“A government that is scared of a corpse is a weak government,” Shirin Ebadi said, referring to the government’s decision to bar families of killed protesters from holding public funerals. Attacks on Mehdi Karroubi and  raids on the offices of Grand Ayatollahs Saane’i and Montazeri show the increasing desperation of Iran’s rulers. Every website managed by WordPress (the most popular blog hosting platform on the web) has been filtered since this past weekend in Iran (including this blog), and the Revolutionary Guards have even set up a “Facebook Espionage Division.”

All of this indicates that the Islamic Republic is a regime that has become afraid of its own shadow.  And this is the real story of the past year.

Pundits in the West have been quick to write obituaries for the Green Movement because it’s been unable to maintain the mass protests we last saw on Ashura. They ignore the fact that the regime has now become permanently on edge, and every crackdown against the opposition is a testimony to this.

One year on, the real story is that a pro-democracy movement that had long been simmering under the surface has finally been thrust into the spotlight.

Those who expected to see the toppling of the mullahs within a year failed to grasp the difficulty of such a task in an authoritarian state. Ayatollah Khamenei understands better than anyone the fragility of his authority, and his actions in recent weeks are the best indication of this.

Movements in pursuit of democracy and independence are long, protracted struggles. At times, the efforts of the people manifest themselves in public displays of strength. But even more important are the times in between where ordinary citizens retreat to their homes and places of worship to discuss the future of their country, and to engage in a spirited discourse about the future of their political system. And this has been the most fundamental achievement of the Green Movement: to craft an alternative narrative for Iran’s future that abandons the status quo.

Once that idea catches on in the minds of the people, it’s only a matter of time before it becomes a reality.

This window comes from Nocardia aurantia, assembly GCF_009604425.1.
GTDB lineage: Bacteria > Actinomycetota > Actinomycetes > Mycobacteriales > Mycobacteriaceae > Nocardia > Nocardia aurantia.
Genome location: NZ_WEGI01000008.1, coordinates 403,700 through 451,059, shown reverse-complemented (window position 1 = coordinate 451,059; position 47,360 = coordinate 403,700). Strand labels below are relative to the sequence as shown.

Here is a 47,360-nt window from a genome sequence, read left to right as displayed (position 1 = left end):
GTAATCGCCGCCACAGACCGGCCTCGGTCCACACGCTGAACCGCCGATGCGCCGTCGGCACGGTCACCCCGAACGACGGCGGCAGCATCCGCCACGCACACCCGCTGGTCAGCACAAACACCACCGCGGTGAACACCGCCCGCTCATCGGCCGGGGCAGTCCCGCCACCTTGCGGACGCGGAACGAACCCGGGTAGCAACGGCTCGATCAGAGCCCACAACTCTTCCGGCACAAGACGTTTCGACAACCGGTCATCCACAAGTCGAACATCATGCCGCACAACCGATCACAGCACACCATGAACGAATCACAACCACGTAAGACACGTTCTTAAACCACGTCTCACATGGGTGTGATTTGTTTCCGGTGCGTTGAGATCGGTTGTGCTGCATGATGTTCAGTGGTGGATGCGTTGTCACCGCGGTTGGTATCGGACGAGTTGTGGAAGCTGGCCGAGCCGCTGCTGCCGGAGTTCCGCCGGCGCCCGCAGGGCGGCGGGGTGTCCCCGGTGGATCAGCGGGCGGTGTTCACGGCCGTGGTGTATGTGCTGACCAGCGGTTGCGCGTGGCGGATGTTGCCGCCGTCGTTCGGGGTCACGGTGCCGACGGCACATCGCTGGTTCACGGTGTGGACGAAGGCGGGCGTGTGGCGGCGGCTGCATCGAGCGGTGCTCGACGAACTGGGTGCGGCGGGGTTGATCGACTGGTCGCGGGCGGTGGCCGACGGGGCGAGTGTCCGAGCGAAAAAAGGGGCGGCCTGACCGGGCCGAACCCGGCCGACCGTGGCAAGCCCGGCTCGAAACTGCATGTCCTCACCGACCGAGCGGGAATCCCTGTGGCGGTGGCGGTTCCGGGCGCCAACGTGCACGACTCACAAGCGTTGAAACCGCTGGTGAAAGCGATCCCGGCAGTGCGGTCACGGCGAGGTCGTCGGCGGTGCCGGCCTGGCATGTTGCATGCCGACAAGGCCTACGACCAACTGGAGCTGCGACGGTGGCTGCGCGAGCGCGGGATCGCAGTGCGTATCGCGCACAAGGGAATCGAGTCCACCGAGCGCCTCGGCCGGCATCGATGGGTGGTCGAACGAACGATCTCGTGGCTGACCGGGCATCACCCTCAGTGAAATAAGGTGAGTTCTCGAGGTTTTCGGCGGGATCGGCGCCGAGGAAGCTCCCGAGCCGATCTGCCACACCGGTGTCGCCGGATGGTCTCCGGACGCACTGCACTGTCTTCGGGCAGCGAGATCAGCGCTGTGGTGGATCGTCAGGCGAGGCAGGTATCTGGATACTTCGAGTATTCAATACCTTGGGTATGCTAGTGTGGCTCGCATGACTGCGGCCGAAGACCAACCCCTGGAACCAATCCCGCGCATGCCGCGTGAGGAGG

Opposition leader Mir-Hossein Moussavi points out in the Green Movement charter issued on the anniversary:

“By rejecting the ruling establishment, by going back to their own homes and developing and expanding their social networks, strong and reliable relations between the various strata of the nation have been established. The social networks have created miracles in the area of informing [the nation] of political-social and cultural [developments]. All we need to do to understand this is to glance at their artistic productions, the amount of news and information that is exchanged, and the analyses that are going on in a completely democratic way. The Green Movement has created a powerful wave of debate and discussion concerning the critical problems among the people that is unique in our recent history.”

This debate — more than the number of people out on the streets or in the jails — is the true measure of the movement. Those who ignore this are missing the biggest story of the past year. “Just because there are less people on the streets does not mean that the movement has weakened, but that the criticism has taken a different form,” Shirin Ebadi said on Tuesday.

Joe Klein of Time Magazine said in reference to Iran on Sunday that “this is the greatest mismatch between a people and a government of any country in the world.” Very true. And that mismatch — not displays of strength on the street — is what will ultimately bring about the change Iranians have long been waiting for.

  • 16 June 2010
  • Posted By Patrick Disney
  • 1 Comments
  • Events in Iran, Human Rights in Iran, Iran Election 2009

What Mousavi’s Charter Means for the Green Movement

Mir Hosein Mousavi’s latest statement — called a “charter” for the Green Movement — is the clearest sign yet that the Iranian opposition is transforming from a purely reformist movement to one demanding more fundamental change to the political system.

Mousavi made a strong case for the separation of church and state in Iran — a direct challenge to the Supreme Leader’s religious and political authority — asserting that that “Laws of the land including the constitution are not eternal and unchangeable.”

“The constitution is not engraved in stone,” He said.

This proclamation can be interpreted as a warning to the ruling elites — that the opposition will not stand idle in the face of political persecution, and will be compelled to take more forceful measures against the government if their demands for the rule of law continue to be rebuffed.

Another leading figure, Sayed Mostafa Tajzadeh, who was jailed during the post-election turmoil, has written an important analysis of the current state of affairs in Iran, apologizing for the “mistakes of the first decade of the Revolution,” which included violence and repression on the part of many leading opposition figures today.